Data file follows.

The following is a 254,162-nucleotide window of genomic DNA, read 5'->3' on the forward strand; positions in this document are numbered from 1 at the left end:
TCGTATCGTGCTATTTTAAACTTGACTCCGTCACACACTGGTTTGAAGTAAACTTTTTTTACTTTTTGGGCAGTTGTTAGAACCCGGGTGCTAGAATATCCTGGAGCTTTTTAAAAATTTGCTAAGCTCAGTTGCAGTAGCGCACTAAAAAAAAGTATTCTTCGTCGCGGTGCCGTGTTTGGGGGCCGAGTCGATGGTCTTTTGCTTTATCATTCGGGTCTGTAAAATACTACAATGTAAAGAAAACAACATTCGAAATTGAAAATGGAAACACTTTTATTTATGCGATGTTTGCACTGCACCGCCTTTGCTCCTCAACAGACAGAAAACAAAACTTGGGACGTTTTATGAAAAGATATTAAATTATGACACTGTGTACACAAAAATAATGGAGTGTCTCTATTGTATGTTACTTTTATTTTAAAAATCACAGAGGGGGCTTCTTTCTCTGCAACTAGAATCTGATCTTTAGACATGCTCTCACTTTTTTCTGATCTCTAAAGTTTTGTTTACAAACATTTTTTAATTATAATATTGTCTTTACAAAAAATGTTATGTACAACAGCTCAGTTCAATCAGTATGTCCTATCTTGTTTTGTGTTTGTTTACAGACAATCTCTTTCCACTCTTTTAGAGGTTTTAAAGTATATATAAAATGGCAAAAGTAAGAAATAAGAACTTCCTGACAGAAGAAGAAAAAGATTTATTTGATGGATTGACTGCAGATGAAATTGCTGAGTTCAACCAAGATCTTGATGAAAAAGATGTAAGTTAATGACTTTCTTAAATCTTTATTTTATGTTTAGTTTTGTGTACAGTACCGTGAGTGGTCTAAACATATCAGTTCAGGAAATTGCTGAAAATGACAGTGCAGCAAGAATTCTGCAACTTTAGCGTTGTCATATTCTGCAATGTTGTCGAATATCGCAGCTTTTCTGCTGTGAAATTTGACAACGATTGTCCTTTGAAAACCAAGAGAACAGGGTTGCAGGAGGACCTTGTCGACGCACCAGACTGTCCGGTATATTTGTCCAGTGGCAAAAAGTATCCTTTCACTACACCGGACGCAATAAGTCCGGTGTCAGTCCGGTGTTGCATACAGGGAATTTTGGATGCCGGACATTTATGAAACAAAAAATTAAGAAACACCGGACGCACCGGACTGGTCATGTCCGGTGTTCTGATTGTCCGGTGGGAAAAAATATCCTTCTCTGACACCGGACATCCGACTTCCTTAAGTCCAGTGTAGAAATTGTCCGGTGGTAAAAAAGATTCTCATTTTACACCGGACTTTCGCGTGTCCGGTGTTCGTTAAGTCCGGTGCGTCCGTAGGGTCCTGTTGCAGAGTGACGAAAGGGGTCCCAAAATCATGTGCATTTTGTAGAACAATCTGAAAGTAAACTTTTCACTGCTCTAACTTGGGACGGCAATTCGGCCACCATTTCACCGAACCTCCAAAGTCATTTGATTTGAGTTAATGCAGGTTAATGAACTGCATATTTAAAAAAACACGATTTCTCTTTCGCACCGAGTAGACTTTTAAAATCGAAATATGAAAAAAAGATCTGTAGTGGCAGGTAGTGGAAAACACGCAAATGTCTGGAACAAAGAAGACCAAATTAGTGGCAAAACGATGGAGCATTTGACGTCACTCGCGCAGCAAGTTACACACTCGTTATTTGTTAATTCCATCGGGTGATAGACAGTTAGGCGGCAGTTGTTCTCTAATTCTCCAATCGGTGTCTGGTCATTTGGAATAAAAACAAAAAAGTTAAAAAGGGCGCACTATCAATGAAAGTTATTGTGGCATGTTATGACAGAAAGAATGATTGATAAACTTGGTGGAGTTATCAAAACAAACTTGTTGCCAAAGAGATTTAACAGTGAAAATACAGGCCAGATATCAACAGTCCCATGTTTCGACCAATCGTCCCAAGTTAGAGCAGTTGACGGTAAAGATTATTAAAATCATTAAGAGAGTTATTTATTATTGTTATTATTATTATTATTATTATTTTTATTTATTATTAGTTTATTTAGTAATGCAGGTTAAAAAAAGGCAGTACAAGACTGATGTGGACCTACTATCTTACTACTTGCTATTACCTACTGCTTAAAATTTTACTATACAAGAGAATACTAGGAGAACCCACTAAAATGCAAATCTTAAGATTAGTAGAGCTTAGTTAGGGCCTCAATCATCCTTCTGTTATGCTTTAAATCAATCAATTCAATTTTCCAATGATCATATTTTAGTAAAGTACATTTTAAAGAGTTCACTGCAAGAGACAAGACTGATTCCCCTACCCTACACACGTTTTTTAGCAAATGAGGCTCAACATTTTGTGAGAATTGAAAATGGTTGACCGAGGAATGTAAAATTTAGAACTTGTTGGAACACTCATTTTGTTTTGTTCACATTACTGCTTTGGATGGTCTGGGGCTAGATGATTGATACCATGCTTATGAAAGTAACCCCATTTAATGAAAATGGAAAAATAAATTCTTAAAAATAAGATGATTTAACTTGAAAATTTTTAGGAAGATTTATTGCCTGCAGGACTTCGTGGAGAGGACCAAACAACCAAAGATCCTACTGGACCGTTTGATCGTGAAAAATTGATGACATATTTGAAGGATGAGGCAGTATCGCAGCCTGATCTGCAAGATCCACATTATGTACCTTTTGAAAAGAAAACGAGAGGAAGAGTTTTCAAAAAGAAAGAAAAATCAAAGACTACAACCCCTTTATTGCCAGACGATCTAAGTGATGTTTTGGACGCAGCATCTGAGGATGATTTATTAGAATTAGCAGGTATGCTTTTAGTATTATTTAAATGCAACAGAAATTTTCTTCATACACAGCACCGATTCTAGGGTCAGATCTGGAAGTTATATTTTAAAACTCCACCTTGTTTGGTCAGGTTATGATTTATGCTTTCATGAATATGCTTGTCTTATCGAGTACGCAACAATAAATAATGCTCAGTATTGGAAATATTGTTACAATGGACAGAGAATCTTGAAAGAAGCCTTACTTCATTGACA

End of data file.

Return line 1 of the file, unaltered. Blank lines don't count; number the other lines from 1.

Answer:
The following is a 254,162-nucleotide window of genomic DNA, read 5'->3' on the forward strand; positions in this document are numbered from 1 at the left end: